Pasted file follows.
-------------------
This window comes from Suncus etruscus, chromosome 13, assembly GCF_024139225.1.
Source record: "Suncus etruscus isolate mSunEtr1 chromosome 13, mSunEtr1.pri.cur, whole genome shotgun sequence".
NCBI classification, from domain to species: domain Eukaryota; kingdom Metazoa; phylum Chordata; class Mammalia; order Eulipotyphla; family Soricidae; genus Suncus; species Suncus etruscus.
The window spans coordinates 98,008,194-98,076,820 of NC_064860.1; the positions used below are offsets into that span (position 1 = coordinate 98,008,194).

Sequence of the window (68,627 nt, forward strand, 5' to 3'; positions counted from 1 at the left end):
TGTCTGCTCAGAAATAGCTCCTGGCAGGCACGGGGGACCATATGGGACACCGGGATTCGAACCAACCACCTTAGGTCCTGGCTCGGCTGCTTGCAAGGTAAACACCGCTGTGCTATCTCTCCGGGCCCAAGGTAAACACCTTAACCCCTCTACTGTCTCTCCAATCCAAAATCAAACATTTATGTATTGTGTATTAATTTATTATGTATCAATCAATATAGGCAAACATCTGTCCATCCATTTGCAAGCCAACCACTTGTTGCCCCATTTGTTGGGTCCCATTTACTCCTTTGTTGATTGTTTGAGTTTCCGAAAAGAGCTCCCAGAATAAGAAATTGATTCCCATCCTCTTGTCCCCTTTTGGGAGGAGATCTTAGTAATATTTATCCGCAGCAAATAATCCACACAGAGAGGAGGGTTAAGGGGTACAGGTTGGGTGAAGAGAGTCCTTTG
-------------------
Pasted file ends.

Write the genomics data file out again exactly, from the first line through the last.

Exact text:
This window comes from Suncus etruscus, chromosome 13, assembly GCF_024139225.1.
Source record: "Suncus etruscus isolate mSunEtr1 chromosome 13, mSunEtr1.pri.cur, whole genome shotgun sequence".
NCBI classification, from domain to species: domain Eukaryota; kingdom Metazoa; phylum Chordata; class Mammalia; order Eulipotyphla; family Soricidae; genus Suncus; species Suncus etruscus.
The window spans coordinates 98,008,194-98,076,820 of NC_064860.1; the positions used below are offsets into that span (position 1 = coordinate 98,008,194).

Sequence of the window (68,627 nt, forward strand, 5' to 3'; positions counted from 1 at the left end):
TGTCTGCTCAGAAATAGCTCCTGGCAGGCACGGGGGACCATATGGGACACCGGGATTCGAACCAACCACCTTAGGTCCTGGCTCGGCTGCTTGCAAGGTAAACACCGCTGTGCTATCTCTCCGGGCCCAAGGTAAACACCTTAACCCCTCTACTGTCTCTCCAATCCAAAATCAAACATTTATGTATTGTGTATTAATTTATTATGTATCAATCAATATAGGCAAACATCTGTCCATCCATTTGCAAGCCAACCACTTGTTGCCCCATTTGTTGGGTCCCATTTACTCCTTTGTTGATTGTTTGAGTTTCCGAAAAGAGCTCCCAGAATAAGAAATTGATTCCCATCCTCTTGTCCCCTTTTGGGAGGAGATCTTAGTAATATTTATCCGCAGCAAATAATCCACACAGAGAGGAGGGTTAAGGGGTACAGGTTGGGTGAAGAGAGTCCTTTG